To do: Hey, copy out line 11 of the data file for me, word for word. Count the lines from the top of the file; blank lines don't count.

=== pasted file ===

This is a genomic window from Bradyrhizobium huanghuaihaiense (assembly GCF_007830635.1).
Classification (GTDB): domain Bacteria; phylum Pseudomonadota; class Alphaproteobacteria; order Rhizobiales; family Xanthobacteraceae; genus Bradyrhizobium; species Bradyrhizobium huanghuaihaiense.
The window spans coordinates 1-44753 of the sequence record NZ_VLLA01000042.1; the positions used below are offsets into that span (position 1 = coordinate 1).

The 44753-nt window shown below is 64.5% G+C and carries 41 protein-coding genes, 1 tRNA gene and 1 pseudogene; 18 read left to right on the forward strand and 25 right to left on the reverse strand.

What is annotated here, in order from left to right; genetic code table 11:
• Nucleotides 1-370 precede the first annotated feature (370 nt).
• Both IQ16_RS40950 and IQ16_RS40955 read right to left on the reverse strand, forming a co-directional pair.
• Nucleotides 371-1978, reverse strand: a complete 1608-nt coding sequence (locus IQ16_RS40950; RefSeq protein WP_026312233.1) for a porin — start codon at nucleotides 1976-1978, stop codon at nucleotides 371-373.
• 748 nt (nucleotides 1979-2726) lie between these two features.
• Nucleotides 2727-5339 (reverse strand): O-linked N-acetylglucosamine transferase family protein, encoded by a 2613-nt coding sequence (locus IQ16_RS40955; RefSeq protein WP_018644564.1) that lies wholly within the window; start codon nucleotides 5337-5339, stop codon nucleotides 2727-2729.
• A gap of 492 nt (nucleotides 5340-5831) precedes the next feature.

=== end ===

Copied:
• A gap of 492 nt (nucleotides 5340-5831) precedes the next feature.